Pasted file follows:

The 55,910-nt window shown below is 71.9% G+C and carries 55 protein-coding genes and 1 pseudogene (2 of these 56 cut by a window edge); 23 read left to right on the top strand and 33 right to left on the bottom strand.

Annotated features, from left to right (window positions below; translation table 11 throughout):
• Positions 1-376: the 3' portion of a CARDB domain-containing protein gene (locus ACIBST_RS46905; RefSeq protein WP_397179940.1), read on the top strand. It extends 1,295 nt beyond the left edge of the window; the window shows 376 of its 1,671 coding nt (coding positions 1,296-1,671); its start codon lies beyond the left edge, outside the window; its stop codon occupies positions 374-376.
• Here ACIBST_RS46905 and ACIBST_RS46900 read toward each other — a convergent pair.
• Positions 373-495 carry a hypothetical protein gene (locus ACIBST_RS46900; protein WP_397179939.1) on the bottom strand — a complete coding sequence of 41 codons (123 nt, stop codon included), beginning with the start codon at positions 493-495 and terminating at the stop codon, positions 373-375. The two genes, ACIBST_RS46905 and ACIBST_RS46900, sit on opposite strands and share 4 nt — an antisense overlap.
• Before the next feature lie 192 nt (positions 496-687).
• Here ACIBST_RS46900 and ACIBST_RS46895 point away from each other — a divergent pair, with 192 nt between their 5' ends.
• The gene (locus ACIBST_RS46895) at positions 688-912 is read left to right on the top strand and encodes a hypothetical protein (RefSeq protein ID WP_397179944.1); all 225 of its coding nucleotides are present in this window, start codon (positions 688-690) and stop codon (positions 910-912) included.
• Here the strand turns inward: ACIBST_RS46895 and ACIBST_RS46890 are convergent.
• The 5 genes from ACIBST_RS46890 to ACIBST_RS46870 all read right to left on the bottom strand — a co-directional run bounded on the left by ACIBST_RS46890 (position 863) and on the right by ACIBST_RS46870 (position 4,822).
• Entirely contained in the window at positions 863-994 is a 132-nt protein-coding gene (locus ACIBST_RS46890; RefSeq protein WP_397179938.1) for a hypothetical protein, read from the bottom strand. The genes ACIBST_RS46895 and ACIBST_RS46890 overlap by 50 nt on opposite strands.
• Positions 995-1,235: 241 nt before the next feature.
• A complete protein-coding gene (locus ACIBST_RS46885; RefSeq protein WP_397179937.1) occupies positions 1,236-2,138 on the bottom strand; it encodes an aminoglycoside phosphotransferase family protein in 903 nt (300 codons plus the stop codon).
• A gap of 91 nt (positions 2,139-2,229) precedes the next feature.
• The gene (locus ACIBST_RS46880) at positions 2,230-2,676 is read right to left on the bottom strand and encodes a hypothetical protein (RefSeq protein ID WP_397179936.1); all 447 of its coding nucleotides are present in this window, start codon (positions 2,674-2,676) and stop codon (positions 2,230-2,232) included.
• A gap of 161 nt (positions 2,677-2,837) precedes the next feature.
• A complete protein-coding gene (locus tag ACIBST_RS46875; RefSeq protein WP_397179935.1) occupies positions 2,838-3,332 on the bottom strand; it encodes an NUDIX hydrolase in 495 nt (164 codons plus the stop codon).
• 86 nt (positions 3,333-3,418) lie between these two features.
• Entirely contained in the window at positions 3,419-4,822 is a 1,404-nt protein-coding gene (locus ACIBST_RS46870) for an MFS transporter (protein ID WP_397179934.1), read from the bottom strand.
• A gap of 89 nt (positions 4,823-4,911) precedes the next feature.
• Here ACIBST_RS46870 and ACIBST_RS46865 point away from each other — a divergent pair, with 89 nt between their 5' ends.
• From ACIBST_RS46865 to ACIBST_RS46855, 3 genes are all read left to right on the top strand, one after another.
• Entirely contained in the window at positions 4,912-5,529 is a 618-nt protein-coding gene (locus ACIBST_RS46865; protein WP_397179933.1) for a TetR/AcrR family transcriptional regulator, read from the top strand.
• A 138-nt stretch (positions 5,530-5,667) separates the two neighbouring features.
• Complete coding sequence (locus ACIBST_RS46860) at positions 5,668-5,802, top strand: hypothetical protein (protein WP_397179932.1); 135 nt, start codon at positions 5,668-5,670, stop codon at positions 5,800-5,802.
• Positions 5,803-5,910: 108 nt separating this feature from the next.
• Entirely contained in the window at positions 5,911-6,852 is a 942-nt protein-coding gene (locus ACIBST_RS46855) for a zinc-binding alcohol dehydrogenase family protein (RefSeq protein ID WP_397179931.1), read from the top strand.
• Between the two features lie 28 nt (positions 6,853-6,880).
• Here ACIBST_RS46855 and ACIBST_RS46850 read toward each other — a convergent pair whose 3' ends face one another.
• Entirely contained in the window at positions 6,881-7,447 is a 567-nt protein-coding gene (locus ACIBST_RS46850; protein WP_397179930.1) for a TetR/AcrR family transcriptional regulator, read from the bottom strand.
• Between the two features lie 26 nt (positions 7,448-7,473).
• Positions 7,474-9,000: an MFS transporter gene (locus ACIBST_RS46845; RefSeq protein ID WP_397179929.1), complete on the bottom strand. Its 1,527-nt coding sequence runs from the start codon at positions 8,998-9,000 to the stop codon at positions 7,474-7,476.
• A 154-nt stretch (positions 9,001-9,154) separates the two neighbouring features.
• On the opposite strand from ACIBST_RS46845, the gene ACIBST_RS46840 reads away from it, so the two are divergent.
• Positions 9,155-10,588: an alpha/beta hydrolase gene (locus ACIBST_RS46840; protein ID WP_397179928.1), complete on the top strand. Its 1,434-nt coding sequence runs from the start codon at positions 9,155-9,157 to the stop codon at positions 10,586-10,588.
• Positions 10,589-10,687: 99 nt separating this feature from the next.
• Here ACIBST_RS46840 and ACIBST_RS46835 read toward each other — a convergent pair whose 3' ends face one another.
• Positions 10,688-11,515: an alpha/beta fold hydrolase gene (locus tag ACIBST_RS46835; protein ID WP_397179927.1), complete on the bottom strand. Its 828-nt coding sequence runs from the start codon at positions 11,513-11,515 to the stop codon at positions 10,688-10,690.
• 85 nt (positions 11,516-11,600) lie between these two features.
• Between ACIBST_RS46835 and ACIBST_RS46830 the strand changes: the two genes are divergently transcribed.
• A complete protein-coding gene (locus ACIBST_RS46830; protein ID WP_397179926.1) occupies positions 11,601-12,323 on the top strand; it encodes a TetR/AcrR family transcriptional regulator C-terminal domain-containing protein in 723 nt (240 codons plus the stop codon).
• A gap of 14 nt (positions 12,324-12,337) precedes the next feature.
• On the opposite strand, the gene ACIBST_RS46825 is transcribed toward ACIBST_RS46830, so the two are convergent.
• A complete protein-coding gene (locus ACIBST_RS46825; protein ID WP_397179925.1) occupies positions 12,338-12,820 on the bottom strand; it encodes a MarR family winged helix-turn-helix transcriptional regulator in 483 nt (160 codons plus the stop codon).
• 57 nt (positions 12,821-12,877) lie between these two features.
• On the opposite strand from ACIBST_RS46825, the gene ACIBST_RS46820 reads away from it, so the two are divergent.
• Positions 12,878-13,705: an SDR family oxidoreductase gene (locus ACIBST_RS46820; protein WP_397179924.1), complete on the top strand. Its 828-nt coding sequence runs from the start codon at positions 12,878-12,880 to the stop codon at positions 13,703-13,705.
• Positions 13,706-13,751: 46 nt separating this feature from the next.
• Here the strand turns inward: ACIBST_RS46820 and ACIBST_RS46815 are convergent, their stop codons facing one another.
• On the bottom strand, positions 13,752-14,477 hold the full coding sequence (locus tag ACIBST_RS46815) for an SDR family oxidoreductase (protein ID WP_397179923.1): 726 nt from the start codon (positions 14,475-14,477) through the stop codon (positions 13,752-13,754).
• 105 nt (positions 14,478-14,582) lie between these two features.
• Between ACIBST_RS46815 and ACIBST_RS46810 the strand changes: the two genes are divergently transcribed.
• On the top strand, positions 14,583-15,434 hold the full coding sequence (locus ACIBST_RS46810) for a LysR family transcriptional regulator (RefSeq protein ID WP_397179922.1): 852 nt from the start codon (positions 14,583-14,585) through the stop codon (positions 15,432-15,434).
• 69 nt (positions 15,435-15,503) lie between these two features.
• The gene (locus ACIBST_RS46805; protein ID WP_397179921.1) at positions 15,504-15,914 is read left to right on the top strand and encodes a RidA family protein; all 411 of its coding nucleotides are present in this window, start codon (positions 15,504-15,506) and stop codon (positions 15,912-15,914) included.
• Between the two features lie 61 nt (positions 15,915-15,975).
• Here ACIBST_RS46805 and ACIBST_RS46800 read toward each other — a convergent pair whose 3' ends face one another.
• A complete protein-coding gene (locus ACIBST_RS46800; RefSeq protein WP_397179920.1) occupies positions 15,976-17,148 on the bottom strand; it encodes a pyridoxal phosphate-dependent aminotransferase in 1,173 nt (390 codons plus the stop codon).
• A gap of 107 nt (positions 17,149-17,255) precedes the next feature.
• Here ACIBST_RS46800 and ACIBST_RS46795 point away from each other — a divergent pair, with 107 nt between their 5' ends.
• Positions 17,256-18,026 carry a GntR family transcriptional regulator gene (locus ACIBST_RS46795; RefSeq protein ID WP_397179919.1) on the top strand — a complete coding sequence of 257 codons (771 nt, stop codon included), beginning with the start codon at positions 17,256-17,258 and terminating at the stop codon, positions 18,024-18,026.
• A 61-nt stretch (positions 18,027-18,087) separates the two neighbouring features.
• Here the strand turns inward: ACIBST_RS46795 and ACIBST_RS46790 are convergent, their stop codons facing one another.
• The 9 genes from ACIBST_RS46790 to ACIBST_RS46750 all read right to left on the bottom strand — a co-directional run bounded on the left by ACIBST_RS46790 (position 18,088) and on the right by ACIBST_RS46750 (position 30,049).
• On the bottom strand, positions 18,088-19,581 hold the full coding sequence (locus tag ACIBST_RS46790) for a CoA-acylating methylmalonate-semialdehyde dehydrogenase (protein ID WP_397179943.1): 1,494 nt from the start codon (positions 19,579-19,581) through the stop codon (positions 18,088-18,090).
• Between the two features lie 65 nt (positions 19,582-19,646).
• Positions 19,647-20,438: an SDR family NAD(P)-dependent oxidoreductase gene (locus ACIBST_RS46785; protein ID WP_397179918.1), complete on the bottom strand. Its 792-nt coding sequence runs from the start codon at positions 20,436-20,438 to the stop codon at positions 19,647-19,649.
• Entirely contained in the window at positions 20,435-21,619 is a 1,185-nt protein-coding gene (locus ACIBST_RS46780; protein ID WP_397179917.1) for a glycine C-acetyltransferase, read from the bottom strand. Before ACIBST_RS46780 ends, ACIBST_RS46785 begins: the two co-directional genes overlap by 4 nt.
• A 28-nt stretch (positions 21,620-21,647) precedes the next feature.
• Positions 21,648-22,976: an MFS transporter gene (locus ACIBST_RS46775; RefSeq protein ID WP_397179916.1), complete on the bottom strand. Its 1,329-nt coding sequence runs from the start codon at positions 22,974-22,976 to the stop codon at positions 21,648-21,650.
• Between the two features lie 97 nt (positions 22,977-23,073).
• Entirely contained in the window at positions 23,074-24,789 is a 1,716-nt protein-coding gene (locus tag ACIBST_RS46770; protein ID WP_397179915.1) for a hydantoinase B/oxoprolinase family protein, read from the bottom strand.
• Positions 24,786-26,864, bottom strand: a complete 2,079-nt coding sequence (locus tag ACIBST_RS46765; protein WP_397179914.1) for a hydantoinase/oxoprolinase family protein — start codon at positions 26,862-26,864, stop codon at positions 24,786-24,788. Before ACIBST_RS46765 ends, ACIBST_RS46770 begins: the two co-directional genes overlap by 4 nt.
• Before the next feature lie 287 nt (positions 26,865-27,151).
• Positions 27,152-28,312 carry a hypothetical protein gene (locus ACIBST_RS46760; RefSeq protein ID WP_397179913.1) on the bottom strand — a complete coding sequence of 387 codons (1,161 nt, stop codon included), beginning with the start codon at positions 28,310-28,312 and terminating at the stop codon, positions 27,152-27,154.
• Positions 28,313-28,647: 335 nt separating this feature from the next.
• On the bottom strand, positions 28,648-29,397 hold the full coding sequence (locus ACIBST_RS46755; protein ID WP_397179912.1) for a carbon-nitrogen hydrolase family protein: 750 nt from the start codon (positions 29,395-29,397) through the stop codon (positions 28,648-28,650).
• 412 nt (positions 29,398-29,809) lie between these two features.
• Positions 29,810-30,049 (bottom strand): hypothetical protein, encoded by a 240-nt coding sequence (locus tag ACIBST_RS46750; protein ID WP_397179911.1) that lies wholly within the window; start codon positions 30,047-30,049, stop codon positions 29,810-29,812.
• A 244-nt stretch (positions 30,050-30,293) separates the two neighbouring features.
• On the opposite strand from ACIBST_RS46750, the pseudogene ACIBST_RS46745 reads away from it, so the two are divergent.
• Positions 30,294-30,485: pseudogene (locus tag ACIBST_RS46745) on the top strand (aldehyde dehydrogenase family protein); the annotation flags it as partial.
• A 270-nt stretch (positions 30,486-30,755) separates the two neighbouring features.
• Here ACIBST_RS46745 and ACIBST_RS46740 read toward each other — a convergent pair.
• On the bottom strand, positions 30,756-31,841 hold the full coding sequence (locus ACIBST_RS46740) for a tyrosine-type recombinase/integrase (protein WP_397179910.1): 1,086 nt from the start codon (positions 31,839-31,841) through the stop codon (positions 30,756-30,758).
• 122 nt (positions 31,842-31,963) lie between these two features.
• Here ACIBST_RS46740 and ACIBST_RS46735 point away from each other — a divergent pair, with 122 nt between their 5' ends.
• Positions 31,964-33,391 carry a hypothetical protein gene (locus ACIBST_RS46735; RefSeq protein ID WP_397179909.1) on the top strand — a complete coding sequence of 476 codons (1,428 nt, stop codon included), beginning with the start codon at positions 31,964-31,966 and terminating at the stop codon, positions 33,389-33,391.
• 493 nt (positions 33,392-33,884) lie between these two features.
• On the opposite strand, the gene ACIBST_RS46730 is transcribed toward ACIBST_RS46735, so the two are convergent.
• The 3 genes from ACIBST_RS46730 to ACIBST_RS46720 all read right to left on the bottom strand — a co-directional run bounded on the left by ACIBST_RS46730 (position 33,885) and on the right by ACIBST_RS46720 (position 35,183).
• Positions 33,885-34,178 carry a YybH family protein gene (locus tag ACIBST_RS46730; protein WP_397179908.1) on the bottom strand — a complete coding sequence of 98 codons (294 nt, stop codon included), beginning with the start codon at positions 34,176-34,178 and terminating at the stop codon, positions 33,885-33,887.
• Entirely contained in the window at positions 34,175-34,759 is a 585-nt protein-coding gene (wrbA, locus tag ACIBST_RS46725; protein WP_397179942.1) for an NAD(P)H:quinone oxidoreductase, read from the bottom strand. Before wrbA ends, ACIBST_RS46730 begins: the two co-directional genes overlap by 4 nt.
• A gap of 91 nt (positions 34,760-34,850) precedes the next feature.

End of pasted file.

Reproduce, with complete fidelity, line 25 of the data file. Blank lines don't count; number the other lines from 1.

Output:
• Complete coding sequence (locus ACIBST_RS46860) at positions 5,668-5,802, top strand: hypothetical protein (protein WP_397179932.1); 135 nt, start codon at positions 5,668-5,670, stop codon at positions 5,800-5,802.